“Twelve of the top 15 Asia/Pacific centres see a rise in their ratings. With the exemption of Hong Kong and Singapore , the top Asia /Pacific  financial centres have all seen their ratings increase in GFCI 18.Singapore ,Tokyo and Seoul remain in the GFCI Top 10” . 

“All North American centres are up in the ratings. Toronto remains the leading Canadian Centre and is now the second North American centre behind only New York.” 

“Sao Palo and Rio de Janeiro rise strongly. Sao Palo remains the top Latin American centre in GFCI 18, and along with Rio Janeiro, made significant progress in the ratings and rankings. The Cayman Islands and Bahamas also showed good improvements. Mexico was the only centre that fell in the GFCI ratings.” 
“Middle East and Africa centres do well .All Middle Eastern and African centres except Abu Dhabi, and Riyadh showed gains. Dubai made strong gains after a fall in GFCI17.Doha rose in the ratings but fell a couple of places in the ranks.

 “There were two new entrants to the GFCI. Los Angeles joined in 49th place Liechtenstein joined in 60th place.”

“GFCI ratings are up overall and the volatility in ratings remain low. The majority of centres saw an increase in the ratings with only 11 of the 84 centres declining. The increase in ratings is driven by a nearly universal increase in average assessments given by finance professionals who are more confident than they have been in recent times. The top financial centres have performed well in GFCI 18 with only three of the top 25 dropping in the ratings.”

In South Asia, Mumbai is the only financial centre with a rank of 59 and a rating of 627. New Delhi is an Associate Centre but have to acquire more assessments to be included in the GFCI.

GFCI 18 shows the 15 centres likely to become more significant with Singapore heading the table , Shanghai (2nd place), Bussan (4th) Hong Kong (5th ) , Dubai (10th )and  Beijing (12th ).It is significant that out of the 15 centres   there are 7 centres in the Asian region  that will become significant  in the future.


Qatar Financial Centre (Doha) Profile
In order to evolve a commercial strategy and appropriate structure for the proposed Colombo Financial Centre (CFC), I give below the profile of the above financial centre:

“The Qatar Financial Centre (QFC) is a fully onshore business and financial centre located in Doha, and provides an excellent platform for firms to incorporate and do business in Qatar and the region. It consists of a commercial arm, the QFC Authority, an independent financial regulator, the QFC Regulatory Authority: and has an independent judiciary which comprises a civil and commercial court and a regulatory tribunal.”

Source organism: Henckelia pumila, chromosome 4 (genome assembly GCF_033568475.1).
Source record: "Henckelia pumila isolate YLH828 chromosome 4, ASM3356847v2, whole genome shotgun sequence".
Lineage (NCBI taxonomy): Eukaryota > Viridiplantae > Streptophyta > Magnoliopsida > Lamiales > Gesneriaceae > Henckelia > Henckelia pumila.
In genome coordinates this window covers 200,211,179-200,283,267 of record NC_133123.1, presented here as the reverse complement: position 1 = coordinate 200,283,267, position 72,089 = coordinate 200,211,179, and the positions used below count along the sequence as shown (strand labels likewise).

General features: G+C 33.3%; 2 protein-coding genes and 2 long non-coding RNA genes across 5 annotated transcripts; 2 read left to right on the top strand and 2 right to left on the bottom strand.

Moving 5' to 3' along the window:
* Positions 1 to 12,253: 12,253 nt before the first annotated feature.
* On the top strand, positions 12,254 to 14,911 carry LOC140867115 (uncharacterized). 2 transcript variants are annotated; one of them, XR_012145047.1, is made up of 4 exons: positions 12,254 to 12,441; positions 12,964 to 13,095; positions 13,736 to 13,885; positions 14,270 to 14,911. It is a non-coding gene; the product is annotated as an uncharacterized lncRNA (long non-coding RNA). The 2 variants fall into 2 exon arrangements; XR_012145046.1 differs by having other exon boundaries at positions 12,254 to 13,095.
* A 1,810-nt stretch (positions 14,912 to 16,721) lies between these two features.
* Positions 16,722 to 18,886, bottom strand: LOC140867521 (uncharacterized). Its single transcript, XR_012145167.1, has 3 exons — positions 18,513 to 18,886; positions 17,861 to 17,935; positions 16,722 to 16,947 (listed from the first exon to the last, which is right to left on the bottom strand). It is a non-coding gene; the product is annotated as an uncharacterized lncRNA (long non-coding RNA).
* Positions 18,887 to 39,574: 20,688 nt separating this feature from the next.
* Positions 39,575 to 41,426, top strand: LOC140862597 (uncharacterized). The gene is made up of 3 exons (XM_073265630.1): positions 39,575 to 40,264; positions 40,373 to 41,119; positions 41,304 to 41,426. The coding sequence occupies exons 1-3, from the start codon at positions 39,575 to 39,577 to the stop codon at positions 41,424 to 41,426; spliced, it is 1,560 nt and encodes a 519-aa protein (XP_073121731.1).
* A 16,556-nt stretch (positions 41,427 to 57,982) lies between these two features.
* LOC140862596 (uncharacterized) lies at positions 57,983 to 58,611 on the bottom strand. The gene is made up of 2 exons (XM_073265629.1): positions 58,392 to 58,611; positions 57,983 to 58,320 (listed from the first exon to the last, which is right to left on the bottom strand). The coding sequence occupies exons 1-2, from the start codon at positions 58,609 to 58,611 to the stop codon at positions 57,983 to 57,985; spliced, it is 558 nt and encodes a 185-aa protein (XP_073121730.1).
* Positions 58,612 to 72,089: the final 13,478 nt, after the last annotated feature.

“The QFC Authority is responsible for the organization’s commercial strategy and for developing relationships with the global financial community and other key institutions both within and outside Qatar.”

“The QFC allows 100 percent foreign ownership, unlimited repatriation of profits; no restrictions on the currency used for trading, and charge a competitive rate of 10 per cent corporate tax on locally sourced profits.”

“These foundations have helped to foster Doha‘s world class business environment, indeed, Qatar is currently ranked as the 16th most business friendly country in the world (Economic Forum Global Competitiveness Report 2014-2015)” 

“The QFC has undertaken several legal and structural enhancements, together with the process improvements, to encourage a broader range of professional and business services firms to be licensed, facilitated by streamlined processes significantly shortening the turnaround time for applications.”
“In 2015, the QFC celebrated its 10 -year anniversary representing a decade of facilitating firm’s success and contributing to diversifying Qatar’s economy.”


Recommendations
The government should first appoint a committee whose members are competent in evaluating and studying the Global Financial Centres with guidance from world recognized   investment consultant group and identify an effective platform for the Colombo Financial Centre Authority (CFCA) to   formulate an appropriate and effective commercial strategy for developing close relationships with the global financial community.

If the CFCA is to be used as an effective platform for issue of licences to individuals, businessmen and other entities for off shore operations CFCA should have a Regulatory Authority, an independent judiciary including a civil and commercial court and a regulatory tribunal as in Qatar.

The government should also decide whether it will allow 100 per cent foreign ownership , no currency restrictions for trading , total repatriation of profits whether 100 per cent investment locally and if so a competitive corporate tax rate  on local profits etc.


Tax havens
It is also of interest to note that the leading world tax heavens such as Cayman Islands, British Virgin Islands (BVI), Jersey, Bahamas, and Bermuda are ranked 34, 43, 53, 75, and 42 respectively in GFCI 18. Cayman Islands rank 5 in the Financial Secrecy Index based on a fairly high secrecy score of 65.  BVI rank 21 on the same index.